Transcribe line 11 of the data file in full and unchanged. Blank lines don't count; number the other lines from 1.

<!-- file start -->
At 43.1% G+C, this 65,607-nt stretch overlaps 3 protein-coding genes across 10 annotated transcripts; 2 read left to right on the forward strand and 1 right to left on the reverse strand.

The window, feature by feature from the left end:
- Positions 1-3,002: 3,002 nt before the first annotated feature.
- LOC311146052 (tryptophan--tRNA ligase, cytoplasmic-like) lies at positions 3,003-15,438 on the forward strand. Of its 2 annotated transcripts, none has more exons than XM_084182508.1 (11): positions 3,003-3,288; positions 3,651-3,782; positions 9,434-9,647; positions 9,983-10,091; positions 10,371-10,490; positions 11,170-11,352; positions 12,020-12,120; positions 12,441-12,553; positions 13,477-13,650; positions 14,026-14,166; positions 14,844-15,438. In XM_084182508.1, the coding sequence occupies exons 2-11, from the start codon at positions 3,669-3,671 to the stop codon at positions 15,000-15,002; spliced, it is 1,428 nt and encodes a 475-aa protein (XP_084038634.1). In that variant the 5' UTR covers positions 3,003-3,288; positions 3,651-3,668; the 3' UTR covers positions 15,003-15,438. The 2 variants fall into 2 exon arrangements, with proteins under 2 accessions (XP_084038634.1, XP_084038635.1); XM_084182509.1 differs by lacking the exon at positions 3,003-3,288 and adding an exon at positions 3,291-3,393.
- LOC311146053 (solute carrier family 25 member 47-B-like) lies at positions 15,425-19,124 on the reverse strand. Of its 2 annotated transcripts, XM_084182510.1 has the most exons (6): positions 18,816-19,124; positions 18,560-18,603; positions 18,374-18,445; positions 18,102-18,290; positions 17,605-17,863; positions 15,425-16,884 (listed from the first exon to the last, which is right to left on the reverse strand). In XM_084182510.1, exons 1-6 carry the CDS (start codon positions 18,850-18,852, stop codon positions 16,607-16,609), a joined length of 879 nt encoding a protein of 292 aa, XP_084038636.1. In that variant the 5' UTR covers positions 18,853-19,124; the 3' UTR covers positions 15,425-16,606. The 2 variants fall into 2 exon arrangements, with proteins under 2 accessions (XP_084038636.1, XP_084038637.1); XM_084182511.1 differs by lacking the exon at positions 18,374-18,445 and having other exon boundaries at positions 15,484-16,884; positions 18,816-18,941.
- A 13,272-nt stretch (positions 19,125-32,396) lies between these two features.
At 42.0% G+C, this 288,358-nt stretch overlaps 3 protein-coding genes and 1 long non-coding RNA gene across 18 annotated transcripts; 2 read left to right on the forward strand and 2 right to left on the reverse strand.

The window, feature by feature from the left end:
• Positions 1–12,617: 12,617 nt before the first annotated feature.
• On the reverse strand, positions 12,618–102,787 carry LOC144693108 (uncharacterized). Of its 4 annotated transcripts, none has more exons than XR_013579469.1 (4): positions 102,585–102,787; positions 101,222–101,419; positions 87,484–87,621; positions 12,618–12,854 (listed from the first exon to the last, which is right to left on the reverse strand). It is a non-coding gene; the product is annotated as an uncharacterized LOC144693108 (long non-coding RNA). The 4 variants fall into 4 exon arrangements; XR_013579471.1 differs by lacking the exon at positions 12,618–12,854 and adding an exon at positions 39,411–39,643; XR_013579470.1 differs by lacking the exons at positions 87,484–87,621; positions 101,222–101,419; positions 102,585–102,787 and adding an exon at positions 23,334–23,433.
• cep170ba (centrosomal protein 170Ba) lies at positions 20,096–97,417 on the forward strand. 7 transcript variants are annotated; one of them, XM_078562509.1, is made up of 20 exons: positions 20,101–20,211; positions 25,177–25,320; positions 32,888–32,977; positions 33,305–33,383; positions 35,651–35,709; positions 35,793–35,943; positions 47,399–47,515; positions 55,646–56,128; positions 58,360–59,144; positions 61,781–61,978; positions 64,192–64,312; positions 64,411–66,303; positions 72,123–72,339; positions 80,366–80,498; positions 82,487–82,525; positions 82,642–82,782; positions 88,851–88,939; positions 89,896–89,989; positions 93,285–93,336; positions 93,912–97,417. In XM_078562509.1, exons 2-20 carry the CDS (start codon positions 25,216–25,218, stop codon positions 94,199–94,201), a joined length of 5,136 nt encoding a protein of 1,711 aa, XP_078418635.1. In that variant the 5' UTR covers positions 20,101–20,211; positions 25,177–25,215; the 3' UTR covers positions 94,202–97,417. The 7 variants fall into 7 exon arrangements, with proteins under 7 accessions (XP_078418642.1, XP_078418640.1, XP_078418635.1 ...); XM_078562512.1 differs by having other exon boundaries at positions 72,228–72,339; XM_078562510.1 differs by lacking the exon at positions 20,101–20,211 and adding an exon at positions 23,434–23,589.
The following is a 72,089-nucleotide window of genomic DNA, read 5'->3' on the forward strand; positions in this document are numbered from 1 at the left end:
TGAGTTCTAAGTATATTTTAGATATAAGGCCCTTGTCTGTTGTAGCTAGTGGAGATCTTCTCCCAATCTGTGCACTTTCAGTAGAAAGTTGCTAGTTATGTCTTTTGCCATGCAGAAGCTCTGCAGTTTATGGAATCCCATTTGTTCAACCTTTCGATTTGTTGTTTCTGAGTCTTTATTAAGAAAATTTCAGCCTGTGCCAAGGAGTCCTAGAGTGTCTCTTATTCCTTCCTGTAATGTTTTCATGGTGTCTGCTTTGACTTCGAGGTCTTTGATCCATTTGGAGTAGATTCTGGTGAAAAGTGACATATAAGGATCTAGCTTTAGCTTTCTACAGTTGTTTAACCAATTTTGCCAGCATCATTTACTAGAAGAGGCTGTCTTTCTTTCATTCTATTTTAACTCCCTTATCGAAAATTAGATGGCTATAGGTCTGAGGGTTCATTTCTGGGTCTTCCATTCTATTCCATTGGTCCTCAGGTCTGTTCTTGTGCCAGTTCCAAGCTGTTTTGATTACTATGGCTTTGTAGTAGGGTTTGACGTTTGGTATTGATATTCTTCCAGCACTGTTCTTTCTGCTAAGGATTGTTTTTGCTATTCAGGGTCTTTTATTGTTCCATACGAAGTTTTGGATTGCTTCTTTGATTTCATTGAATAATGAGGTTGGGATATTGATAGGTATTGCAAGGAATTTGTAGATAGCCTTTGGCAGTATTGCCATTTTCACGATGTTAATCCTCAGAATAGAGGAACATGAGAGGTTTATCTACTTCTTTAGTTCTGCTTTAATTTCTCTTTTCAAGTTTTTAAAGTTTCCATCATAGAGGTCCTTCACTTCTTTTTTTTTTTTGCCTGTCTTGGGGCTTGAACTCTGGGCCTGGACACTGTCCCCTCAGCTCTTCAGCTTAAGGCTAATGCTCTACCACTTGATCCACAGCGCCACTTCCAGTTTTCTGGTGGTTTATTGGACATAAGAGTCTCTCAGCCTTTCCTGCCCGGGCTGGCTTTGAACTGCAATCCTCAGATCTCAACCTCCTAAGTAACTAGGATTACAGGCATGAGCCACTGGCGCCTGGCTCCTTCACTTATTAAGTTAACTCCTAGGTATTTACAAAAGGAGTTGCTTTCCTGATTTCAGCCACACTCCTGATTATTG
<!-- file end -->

• cep170ba (centrosomal protein 170Ba) lies at positions 20,096–97,417 on the forward strand. 7 transcript variants are annotated; one of them, XM_078562509.1, is made up of 20 exons: positions 20,101–20,211; positions 25,177–25,320; positions 32,888–32,977; positions 33,305–33,383; positions 35,651–35,709; positions 35,793–35,943; positions 47,399–47,515; positions 55,646–56,128; positions 58,360–59,144; positions 61,781–61,978; positions 64,192–64,312; positions 64,411–66,303; positions 72,123–72,339; positions 80,366–80,498; positions 82,487–82,525; positions 82,642–82,782; positions 88,851–88,939; positions 89,896–89,989; positions 93,285–93,336; positions 93,912–97,417. In XM_078562509.1, exons 2-20 carry the CDS (start codon positions 25,216–25,218, stop codon positions 94,199–94,201), a joined length of 5,136 nt encoding a protein of 1,711 aa, XP_078418635.1. In that variant the 5' UTR covers positions 20,101–20,211; positions 25,177–25,215; the 3' UTR covers positions 94,202–97,417. The 7 variants fall into 7 exon arrangements, with proteins under 7 accessions (XP_078418642.1, XP_078418640.1, XP_078418635.1 ...); XM_078562512.1 differs by having other exon boundaries at positions 72,228–72,339; XM_078562510.1 differs by lacking the exon at positions 20,101–20,211 and adding an exon at positions 23,434–23,589.